1. Evangelical Christians face particular hardships. The Government seems to equate Christianity with the traditional ethnic Christian communities in Iran. In fact, like the Baha’is, the evangelical Christians are Iranian by language and culture. They do not enjoy the limited rights of the ethnic Christians and are suspected of being engaged in conversion activities. Their worship services are subject to harassment and from time to time they have suffered persecution and even death for their beliefs.


  1. The Special Representative condemns this harassment of minority groups and calls on the Government to take action to protect the rights of all religious minorities, as set out in the Iranian Constitution and in international legal norms.


  1. There are now indications that the Government may be introducing some changes in the treatment of at least the recognized religious minorities. Government sources state that the religious minorities may now appoint one of their own as school director and that this has already happened in the case of three Armenian schools. Secondly, the granting of lower damage awards to members of minority religious groups is now being actively discouraged and three courts have already abolished the practice. Thirdly, there is an increase in the number of minority language courses taught in religious minority schools and there is an effort to institutionalize the teaching of minority languages in accordance with article 15 of the Constitution. Fourthly, a special committee has been set up in the Ministry of the Interior to address the problems of the religious minorities.


  1. All of this is good news and hopefully these intentions will be fully implemented. It should be noted, however, that so far they do not appear to apply to the ethnic minorities nor to the non-recognized religious minorities.


    1. The Baha’is


  1. Concern about the human rights situation of the Baha’is remains on the agenda of the Special Representative with reports on situations of discrimination and persecution. Despite some promising reports, the Special Representative understands that the Baha’i community continues to experience discrimination in the areas of, inter alia, education, employment, travel, housing and the enjoyment of cultural activities. Baha’is are still in effect prevented from participating in religious gatherings or educational activities.


  1. Ten Baha’is remain imprisoned and at least two of them, Mr. Bihnam Mithaqi and

Mr. Kayvan Khalajabadi, are subject to the death sentence (see annex II). Owing to the practice of conveying verdicts orally instead of providing prisoners with a copy of the court decision, it is difficult to determine their status (see annex II). The Special Representative received a letter dated February 2000 from the Permanent Representative of the Islamic Republic of Iran to the Office of the United Nations at Geneva stating that spokesmen for the judiciary had denied confirmation of the death sentences of Hidayat Kashifi Najafabadi and Sirus Dhabihi -Muqaddam. The Special Representative has received information from other sources that confirms that the death sentences of Hidayat Kashifi Najafabadi and Sirus Dhabihi-Muqaddam have been commuted to five and seven years’ imprisonment respectively.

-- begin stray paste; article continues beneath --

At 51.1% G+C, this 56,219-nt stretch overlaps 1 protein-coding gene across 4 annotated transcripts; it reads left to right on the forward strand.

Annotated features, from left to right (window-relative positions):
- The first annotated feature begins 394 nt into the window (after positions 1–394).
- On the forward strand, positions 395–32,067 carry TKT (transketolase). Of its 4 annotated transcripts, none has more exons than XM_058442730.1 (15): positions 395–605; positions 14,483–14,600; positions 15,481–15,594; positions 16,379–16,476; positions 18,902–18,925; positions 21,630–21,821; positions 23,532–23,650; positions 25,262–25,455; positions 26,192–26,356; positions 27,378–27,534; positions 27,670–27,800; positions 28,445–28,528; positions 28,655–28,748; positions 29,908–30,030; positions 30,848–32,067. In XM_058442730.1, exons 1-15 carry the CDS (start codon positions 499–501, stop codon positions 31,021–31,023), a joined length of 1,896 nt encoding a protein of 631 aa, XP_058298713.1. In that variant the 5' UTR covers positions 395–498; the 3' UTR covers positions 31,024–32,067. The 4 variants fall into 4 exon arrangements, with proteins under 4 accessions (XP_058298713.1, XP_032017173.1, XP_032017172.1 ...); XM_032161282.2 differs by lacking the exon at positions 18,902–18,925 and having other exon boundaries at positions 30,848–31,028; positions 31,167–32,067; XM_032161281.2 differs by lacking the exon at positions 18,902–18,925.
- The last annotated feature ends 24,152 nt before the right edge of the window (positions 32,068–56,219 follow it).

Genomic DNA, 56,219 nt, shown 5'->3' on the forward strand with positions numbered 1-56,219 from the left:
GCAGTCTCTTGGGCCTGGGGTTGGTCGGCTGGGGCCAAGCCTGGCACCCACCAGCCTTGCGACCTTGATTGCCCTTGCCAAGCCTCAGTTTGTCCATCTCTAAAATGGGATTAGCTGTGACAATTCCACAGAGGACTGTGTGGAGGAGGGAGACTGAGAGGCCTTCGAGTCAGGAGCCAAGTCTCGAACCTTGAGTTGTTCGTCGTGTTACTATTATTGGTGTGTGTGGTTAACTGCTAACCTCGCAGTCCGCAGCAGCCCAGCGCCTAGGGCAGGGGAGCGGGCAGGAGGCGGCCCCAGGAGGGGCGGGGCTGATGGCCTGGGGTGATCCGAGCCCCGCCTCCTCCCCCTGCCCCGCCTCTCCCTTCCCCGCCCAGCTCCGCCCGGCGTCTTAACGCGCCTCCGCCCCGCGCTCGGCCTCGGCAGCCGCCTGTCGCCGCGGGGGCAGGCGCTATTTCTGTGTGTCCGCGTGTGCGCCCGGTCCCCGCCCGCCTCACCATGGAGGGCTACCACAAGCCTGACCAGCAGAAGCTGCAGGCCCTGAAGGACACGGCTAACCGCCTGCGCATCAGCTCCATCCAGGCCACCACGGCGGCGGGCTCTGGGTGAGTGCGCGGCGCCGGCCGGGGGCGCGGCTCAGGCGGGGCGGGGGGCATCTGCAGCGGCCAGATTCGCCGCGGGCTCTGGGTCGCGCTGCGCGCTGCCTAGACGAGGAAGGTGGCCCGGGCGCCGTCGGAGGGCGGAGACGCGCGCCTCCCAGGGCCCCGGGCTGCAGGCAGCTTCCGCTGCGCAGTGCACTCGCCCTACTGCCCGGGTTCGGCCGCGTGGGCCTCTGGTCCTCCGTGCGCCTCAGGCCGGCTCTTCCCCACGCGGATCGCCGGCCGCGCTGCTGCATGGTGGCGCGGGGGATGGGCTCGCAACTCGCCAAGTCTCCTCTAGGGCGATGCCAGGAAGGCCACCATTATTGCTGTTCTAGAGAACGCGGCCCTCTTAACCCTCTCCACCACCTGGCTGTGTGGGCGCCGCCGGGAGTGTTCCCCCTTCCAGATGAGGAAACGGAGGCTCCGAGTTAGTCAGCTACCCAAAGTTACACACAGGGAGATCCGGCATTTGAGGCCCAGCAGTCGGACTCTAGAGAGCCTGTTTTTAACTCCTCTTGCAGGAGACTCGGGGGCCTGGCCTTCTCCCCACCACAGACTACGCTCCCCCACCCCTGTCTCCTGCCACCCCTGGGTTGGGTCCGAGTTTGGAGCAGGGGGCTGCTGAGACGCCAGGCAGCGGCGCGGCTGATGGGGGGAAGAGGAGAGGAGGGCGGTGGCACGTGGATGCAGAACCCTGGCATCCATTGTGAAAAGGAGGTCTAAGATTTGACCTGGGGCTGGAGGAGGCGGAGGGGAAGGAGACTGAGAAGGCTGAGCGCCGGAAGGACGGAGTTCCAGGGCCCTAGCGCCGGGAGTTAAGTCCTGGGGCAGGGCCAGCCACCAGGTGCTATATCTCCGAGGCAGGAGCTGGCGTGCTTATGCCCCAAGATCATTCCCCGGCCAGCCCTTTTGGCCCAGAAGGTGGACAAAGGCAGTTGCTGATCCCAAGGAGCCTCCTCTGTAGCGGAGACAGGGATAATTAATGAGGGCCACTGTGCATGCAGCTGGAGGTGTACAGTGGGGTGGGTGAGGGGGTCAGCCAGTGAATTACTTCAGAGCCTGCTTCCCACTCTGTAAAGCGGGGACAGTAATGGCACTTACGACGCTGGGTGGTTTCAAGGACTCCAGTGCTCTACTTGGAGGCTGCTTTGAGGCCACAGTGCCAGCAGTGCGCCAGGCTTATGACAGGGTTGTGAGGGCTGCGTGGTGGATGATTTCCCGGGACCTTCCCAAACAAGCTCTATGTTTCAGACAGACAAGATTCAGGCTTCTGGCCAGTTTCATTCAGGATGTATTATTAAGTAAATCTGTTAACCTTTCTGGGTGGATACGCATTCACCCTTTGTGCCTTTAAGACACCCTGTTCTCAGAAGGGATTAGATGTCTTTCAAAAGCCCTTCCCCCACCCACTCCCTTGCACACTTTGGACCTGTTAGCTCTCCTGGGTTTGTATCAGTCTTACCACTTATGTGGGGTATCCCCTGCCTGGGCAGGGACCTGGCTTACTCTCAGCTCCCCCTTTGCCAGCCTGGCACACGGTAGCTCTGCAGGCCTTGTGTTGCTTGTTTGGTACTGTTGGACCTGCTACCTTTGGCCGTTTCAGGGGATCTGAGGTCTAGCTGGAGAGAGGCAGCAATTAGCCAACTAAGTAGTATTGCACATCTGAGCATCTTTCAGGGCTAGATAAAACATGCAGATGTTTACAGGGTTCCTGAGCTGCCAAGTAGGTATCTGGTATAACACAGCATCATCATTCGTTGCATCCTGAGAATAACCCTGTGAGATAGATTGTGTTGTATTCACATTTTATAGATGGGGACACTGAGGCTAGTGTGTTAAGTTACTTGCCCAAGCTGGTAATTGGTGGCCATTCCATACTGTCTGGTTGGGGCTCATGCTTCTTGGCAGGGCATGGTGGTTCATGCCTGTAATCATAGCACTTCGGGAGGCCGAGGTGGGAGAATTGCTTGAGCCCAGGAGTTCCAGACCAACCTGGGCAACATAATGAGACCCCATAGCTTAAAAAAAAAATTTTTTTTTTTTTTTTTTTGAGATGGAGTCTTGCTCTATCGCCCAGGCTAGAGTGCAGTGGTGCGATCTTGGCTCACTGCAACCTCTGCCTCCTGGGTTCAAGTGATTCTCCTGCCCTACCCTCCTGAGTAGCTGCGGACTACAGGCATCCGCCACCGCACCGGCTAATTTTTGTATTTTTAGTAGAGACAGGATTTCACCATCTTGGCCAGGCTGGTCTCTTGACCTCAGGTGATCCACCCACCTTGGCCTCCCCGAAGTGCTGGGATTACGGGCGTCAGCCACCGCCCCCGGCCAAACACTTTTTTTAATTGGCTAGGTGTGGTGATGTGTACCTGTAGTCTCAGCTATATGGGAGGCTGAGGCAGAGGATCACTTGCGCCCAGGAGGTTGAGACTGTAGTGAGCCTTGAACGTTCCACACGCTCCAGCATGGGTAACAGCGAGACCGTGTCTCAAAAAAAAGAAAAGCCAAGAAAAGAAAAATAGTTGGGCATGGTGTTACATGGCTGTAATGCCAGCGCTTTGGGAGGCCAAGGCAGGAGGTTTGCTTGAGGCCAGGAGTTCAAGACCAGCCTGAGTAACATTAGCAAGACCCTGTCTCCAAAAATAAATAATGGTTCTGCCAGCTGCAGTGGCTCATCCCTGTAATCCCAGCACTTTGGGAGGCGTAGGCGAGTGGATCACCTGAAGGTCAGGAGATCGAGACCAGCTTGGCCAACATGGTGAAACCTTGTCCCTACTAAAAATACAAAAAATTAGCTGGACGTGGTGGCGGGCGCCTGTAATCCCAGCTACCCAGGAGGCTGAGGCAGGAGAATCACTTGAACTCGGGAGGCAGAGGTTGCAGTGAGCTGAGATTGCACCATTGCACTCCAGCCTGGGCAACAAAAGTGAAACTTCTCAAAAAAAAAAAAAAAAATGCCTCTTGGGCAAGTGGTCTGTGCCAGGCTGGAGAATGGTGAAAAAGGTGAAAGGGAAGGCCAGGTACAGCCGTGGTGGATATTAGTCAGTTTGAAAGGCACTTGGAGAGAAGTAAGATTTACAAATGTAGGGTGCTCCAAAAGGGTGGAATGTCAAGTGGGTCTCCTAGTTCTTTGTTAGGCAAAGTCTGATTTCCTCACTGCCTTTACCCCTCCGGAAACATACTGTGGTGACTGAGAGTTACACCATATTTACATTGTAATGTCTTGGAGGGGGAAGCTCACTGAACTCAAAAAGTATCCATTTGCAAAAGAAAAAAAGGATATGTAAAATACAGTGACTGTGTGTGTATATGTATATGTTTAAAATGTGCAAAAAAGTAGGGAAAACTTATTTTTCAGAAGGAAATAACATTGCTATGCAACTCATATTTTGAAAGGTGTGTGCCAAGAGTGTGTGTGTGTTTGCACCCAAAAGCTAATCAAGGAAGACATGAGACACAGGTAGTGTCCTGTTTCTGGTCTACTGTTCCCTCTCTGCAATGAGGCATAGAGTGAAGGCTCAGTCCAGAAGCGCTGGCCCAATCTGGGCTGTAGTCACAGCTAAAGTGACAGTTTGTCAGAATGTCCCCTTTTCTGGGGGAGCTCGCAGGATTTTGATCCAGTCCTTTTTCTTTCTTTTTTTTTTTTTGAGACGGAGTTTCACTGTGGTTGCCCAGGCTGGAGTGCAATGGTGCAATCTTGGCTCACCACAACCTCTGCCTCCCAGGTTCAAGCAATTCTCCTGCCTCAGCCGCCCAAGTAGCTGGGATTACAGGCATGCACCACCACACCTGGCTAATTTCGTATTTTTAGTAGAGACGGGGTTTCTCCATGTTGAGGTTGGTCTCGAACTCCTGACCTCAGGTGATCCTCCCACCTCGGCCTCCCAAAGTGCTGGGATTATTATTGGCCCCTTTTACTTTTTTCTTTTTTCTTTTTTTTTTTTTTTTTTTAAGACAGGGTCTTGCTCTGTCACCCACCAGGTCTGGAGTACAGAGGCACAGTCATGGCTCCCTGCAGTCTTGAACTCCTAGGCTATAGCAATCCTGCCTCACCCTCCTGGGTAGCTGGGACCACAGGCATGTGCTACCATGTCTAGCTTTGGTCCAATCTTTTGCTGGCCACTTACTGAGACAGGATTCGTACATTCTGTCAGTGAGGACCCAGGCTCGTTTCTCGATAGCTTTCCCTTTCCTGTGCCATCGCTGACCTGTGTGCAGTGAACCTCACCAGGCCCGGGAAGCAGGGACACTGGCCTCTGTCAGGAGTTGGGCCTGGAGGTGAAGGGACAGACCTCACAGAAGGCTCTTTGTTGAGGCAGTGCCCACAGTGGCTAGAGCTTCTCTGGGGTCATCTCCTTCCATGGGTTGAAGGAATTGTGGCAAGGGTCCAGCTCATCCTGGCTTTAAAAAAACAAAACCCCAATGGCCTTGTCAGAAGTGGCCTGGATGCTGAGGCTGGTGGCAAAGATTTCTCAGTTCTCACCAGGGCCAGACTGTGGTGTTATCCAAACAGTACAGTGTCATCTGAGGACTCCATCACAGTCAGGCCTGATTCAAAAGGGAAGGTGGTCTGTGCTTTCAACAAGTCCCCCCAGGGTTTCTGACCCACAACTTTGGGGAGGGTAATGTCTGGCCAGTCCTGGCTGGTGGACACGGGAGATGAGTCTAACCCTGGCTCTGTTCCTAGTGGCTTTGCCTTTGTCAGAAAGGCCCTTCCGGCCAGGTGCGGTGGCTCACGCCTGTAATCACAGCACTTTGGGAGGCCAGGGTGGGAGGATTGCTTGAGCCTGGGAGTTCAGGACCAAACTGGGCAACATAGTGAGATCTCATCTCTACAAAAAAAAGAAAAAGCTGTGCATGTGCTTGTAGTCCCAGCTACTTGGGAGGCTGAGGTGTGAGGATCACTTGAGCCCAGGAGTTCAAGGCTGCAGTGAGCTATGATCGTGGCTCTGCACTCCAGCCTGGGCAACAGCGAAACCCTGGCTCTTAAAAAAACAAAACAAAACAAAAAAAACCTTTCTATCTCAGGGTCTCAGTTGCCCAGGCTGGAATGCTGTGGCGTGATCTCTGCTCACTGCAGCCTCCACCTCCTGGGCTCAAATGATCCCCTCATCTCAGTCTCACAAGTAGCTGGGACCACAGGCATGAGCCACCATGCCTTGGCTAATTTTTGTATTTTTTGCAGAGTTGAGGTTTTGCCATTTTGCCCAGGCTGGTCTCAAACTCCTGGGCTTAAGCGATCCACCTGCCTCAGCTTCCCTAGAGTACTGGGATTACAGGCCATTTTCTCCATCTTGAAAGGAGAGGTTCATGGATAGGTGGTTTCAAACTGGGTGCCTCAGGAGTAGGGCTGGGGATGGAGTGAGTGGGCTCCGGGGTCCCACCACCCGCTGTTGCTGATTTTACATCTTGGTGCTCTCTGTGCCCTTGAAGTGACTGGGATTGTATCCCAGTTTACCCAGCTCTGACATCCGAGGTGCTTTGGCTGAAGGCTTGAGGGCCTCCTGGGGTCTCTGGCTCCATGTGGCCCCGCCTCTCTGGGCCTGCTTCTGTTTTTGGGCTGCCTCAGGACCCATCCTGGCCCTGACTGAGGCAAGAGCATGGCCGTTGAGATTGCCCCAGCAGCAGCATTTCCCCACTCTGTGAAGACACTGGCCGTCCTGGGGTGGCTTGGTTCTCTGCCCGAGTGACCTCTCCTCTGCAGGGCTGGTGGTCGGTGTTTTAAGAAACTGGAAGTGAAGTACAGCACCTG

1. Concerning the case of the six Baha’is briefly detained during the raids on the Baha’i Institute for Higher Education in 1998, the Iranian courts have now decided to return their confiscated property, as the charges against them were not substantiated.


  1. In his interim report, the Special Representative reported the elimination of questions regarding religion at the time of the registration of marriage. There are now reports that religion will also no longer be requested in the matter of registration of birth, divorce or death.


  1. Another important development is the report that the Baha’is will be allowed to re-establish their cemetery in Tehran. This has been one of the outstanding demands of the Baha’i community, whose cemeteries, holy places and administrative centres were seized shortly after the 1979 revolution.


  1. In acknowledging the positive changes reported in paragraphs 73, 74 and 75 above, the Special Representative wishes to reiterate his appeal to the Government of the Islamic Republic to implement his outstanding recommendations (A/53/423, para. 45), as well as those of the Special Rapporteur on religious intolerance (see E/CN.4/1996/95/Add.2).


    1. The Sunnis


  1. The Special Representative has regularly received complaints from members of ethnic minority groups that are Sunni by religion. This applies particularly in the case of the Baluch,the Kurdish Sunni community and the Arabs. The complaints of discrimination, harassment, even murder have been particularly strong in the case of the Baluch. With regard to the Kurdish Sunni community, the Special Representative has received a long list of cases of alleged bureaucratic obstruction of applications to build or rebuild Sunni mosques.


  1. In late November, the press reported a speech by a Sunni Kurd member of the Majlis in which he spoke out strongly about what he described as a “campaign of repression, serial murder and the banning of the faith of Sunni Kurds”.


  1. Finally, the absence of a Sunni mosque in Tehran has been a longstanding source of complaint that was raised in the Majlis in June 1999.


    1. A national minorities policy